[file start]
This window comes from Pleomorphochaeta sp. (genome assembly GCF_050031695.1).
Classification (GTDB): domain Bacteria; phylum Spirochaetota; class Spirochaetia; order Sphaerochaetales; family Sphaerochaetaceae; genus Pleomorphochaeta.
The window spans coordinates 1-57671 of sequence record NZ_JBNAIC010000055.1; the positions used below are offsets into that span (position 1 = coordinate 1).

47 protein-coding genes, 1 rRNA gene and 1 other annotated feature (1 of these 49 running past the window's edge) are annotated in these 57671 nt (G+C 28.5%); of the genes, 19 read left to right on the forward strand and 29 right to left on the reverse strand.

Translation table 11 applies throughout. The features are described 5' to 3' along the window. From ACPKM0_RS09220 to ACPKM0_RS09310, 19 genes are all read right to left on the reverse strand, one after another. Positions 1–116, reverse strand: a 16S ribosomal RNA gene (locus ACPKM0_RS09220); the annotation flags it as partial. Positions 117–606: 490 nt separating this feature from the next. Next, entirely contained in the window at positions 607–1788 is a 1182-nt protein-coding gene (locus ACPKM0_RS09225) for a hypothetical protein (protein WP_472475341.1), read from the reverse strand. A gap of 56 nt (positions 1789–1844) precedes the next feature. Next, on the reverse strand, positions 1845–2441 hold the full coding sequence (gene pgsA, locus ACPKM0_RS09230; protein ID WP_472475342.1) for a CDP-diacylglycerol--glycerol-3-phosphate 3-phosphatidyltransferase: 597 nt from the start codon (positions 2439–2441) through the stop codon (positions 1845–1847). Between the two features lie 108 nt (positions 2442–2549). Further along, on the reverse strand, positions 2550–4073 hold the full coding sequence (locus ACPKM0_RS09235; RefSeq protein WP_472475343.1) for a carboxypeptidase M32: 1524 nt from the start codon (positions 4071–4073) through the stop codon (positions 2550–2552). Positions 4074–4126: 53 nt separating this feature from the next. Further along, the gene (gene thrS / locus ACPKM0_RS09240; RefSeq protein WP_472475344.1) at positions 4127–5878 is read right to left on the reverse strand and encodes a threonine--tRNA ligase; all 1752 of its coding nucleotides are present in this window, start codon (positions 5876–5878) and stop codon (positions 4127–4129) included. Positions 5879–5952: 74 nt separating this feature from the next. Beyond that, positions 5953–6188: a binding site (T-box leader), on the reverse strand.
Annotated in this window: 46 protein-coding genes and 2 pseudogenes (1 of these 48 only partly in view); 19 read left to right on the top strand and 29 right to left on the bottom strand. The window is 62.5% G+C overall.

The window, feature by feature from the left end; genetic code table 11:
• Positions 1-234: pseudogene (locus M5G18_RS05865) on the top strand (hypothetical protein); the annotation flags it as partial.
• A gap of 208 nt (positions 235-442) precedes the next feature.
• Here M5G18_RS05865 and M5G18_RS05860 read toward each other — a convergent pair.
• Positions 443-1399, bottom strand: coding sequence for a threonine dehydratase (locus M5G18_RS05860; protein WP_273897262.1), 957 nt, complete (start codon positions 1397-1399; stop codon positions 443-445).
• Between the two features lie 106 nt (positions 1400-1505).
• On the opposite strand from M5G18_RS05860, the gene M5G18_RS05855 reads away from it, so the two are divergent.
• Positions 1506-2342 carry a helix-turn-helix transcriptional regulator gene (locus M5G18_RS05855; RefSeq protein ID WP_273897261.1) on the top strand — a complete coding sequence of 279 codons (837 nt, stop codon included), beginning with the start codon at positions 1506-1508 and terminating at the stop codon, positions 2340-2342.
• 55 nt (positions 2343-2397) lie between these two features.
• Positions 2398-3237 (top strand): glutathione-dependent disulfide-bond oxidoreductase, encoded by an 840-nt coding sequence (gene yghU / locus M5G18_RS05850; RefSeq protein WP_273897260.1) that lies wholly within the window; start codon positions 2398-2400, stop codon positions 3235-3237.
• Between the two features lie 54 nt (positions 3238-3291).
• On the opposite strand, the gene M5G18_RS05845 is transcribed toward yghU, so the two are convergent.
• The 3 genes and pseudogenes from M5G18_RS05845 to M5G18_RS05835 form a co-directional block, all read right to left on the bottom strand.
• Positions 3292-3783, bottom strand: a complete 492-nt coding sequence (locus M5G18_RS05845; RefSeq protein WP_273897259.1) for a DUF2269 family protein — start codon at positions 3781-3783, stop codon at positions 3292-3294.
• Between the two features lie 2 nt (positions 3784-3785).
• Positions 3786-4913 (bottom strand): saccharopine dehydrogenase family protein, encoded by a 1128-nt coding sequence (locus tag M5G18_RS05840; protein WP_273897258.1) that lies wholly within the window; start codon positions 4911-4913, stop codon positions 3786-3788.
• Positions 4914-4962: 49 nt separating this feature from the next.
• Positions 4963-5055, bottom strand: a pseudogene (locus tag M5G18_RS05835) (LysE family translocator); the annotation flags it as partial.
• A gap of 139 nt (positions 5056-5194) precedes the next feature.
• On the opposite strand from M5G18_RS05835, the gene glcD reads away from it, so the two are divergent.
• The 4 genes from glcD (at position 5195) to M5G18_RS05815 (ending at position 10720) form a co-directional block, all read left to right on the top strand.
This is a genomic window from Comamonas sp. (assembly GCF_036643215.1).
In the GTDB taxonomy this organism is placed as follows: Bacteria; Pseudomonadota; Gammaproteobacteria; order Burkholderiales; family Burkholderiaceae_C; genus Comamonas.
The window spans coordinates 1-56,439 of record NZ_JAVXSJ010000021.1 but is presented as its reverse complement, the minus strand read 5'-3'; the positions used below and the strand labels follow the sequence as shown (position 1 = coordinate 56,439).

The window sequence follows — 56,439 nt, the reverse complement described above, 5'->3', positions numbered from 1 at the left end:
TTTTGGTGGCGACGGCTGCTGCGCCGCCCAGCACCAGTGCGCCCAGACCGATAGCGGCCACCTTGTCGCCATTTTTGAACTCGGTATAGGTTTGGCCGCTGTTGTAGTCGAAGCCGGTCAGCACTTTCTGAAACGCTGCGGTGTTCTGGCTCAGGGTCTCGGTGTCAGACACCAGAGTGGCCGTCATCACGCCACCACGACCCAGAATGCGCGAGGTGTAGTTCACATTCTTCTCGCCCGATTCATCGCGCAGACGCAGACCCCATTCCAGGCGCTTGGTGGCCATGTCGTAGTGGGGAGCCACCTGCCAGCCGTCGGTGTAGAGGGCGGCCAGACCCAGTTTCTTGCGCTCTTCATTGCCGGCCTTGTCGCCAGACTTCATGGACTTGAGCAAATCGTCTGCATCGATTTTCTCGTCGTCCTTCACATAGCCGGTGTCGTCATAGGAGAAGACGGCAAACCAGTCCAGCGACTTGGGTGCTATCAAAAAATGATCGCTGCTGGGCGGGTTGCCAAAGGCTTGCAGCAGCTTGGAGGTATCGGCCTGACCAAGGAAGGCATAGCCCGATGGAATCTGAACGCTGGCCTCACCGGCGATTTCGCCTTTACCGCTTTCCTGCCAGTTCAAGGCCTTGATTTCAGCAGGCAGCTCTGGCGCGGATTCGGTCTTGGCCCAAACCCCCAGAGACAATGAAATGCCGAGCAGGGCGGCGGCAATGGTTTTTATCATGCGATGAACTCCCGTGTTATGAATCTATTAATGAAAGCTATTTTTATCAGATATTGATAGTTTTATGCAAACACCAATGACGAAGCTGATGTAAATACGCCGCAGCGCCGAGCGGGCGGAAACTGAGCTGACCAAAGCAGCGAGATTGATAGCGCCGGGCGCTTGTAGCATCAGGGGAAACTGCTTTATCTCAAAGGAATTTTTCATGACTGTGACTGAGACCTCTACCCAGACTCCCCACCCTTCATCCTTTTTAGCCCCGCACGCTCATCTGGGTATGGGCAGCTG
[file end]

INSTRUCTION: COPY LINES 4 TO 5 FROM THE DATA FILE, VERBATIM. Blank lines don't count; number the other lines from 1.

47 protein-coding genes, 1 rRNA gene and 1 other annotated feature (1 of these 49 running past the window's edge) are annotated in these 57671 nt (G+C 28.5%); of the genes, 19 read left to right on the forward strand and 29 right to left on the reverse strand.

Translation table 11 applies throughout. The features are described 5' to 3' along the window. From ACPKM0_RS09220 to ACPKM0_RS09310, 19 genes are all read right to left on the reverse strand, one after another. Positions 1–116, reverse strand: a 16S ribosomal RNA gene (locus ACPKM0_RS09220); the annotation flags it as partial. Positions 117–606: 490 nt separating this feature from the next. Next, entirely contained in the window at positions 607–1788 is a 1182-nt protein-coding gene (locus ACPKM0_RS09225) for a hypothetical protein (protein WP_472475341.1), read from the reverse strand. A gap of 56 nt (positions 1789–1844) precedes the next feature. Next, on the reverse strand, positions 1845–2441 hold the full coding sequence (gene pgsA, locus ACPKM0_RS09230; protein ID WP_472475342.1) for a CDP-diacylglycerol--glycerol-3-phosphate 3-phosphatidyltransferase: 597 nt from the start codon (positions 2439–2441) through the stop codon (positions 1845–1847). Between the two features lie 108 nt (positions 2442–2549). Further along, on the reverse strand, positions 2550–4073 hold the full coding sequence (locus ACPKM0_RS09235; RefSeq protein WP_472475343.1) for a carboxypeptidase M32: 1524 nt from the start codon (positions 4071–4073) through the stop codon (positions 2550–2552). Positions 4074–4126: 53 nt separating this feature from the next. Further along, the gene (gene thrS / locus ACPKM0_RS09240; RefSeq protein WP_472475344.1) at positions 4127–5878 is read right to left on the reverse strand and encodes a threonine--tRNA ligase; all 1752 of its coding nucleotides are present in this window, start codon (positions 5876–5878) and stop codon (positions 4127–4129) included. Positions 5879–5952: 74 nt separating this feature from the next. Beyond that, positions 5953–6188: a binding site (T-box leader), on the reverse strand.